[Haskell-cafe] Why Kleisli composition is not in the Monad signature?
Daniel Peebles
pumpkingod at gmail.com
Tue Oct 16 17:22:08 CEST 2012
Although I agree that Functor should be a superclass of Monad, the two
methods of the Monad typeclass _are_ sufficient to make any instance into a
Functor in a mechanical/automatic way. The language may not know it, but
return/bind is equivalent in power to fmap/return/join. Apart from bind
being easier to use for the things we typically do with monads in programs,
using bind is actually more "succinct" in that it doesn't require three
primitive operations.
I'm not saying bind is a better primitive than join/fmap, but
"mathematicians do it this way, therefore it's better" doesn't seem like a
particularly convincing argument either. And for a more philosophical
question, is something not a functor just because we don't have a Functor
instance for it? If we agree that the Monad class (with no Functor
superclass) does implicitly form a Functor with liftM, then I don't really
see what the problem is, apart from the inconvenience of not being able to
use fmap.
On Tue, Oct 16, 2012 at 10:37 AM, AUGER Cédric <sedrikov at gmail.com> wrote:
> Le Tue, 16 Oct 2012 09:51:29 -0400,
> Jake McArthur <jake.mcarthur at gmail.com> a écrit :
>
> > On Mon, Oct 15, 2012 at 11:29 PM, Dan Doel <dan.doel at gmail.com> wrote:
> > > I'd be down with putting join in the class, but that tends to not be
> > > terribly important for most cases, either.
> >
> > Join is not the most important, but I do think it's often easier to
> > define than bind. I often find myself implementing bind by explicitly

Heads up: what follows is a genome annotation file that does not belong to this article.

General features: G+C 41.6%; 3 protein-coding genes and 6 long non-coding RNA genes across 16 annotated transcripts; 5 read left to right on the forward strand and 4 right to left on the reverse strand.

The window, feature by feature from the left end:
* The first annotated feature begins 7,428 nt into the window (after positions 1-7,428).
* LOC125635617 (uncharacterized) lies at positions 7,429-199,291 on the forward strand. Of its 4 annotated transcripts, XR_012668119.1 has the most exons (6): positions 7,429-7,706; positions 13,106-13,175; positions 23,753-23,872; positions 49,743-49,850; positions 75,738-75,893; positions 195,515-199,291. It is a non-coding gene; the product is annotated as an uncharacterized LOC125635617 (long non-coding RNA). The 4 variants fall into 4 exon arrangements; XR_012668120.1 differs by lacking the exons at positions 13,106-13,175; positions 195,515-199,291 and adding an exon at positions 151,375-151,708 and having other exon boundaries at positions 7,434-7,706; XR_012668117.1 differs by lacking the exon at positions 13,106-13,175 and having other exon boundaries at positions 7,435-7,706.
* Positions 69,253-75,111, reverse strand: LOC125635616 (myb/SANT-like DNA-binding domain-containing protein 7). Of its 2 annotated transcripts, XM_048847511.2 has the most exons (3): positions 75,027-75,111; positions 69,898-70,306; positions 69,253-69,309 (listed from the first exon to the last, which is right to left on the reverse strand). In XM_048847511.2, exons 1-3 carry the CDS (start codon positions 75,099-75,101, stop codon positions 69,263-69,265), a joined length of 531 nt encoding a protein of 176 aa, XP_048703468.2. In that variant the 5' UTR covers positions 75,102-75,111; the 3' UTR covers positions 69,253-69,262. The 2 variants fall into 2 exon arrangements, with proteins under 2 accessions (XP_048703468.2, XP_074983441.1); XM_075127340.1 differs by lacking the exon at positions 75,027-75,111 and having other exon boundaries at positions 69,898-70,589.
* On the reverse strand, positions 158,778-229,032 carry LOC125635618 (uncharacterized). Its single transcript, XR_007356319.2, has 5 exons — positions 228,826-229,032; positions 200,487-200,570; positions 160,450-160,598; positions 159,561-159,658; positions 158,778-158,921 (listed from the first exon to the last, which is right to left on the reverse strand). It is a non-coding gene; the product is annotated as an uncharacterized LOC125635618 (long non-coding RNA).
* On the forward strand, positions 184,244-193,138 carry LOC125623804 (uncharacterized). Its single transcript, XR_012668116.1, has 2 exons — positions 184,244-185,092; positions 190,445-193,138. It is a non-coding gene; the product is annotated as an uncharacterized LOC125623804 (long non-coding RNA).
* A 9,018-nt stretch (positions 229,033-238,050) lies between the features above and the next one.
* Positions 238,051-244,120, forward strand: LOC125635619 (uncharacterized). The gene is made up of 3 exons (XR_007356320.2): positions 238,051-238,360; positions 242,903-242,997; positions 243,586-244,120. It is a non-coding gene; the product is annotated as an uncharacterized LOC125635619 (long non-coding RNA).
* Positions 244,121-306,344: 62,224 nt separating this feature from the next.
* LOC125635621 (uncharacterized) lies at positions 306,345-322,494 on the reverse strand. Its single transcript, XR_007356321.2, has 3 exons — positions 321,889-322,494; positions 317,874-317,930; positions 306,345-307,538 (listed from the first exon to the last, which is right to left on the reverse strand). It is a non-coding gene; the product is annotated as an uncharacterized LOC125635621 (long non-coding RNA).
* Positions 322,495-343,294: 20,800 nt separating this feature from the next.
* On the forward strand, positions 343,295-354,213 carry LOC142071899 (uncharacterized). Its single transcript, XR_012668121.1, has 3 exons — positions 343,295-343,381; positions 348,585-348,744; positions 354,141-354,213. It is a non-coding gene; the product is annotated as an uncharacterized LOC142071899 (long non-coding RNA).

> > using join.
>
> join IS the most important from the categorical point of view.
> In a way it is natural to define 'bind' from 'join', but in Haskell, it
> is not always possible (see the Monad/Functor problem).
>
> As I said, from the mathematical point of view, join (often noted μ in
> category theory) is the (natural) transformation which with return (η
> that I may have erroneously written ε in some previous mail) defines a
> monad (and requires some additionnal law). As often some points it out,
> Haskellers are not very right in their definition of Monad, not because
> of the bind vs join (in fact in a Monad either of them can be defined
> from the other one), but because of the functor status of a Monad. A
> monad, should always be a functor (at least to fit its mathematical
> definition). And this problem with the functor has probably lead to the
> use of "bind" (which is polymorphic in two type variables) rather than
> "join" (which has only one type variable, and thus is simpler).
> The problem, is that when 'm' is a Haskell Monad which does not belong
> to the Functor class, we cannot define 'bind' in general from 'join'.
>
> That is in the context where you have:
>
> return:∀ a. a → (m a)
> join:∀ a. (m (m a)) → (m a)
> x:m a
> f:a → (m b)
>
> you cannot define some term of type 'm b', since you would need to use
> at the end, either 'f' (and you would require to produce a 'a' which
> would be impossible), or 'return' (and you would need to produce a 'b',
> which is impossible), or 'join' (and you would need to produce a 'm (m
> b)', and recursively for that you cannot use return which would make
> you go back to define a 'm b' term)
>
> For that, you need the 'fmap' operation of the functor.
>
> return:∀ a. a → (m a)
> join:∀ a. (m (m a)) → (m a)
> fmap:∀ a b. (a→b) → ((m a)→(m b))
> x:m a
> f:a → (m b)
>
> in this context defining a term of type 'm b' is feasible (join (fmap f
> x)), so that you can express "bind = \ x f -> join (fmap f x)".
>
> To sum up, mathematical monads are defined from 'return' and 'join' as
> a mathematical monad is always a functor (so 'fmap' is defined, and
> 'bind', which is more complex than 'join' can be defined from 'join'
> and 'fmap'). Haskell does not use a very good definition for their
> monads, as they may not be instance of the Functor class (although
> most of them can easily be defined as such), and without this 'fmap',
> 'join' and 'return' would be pretty useless, as you wouldn't be able
> to move from a type 'm a' to a type 'm b'.
>
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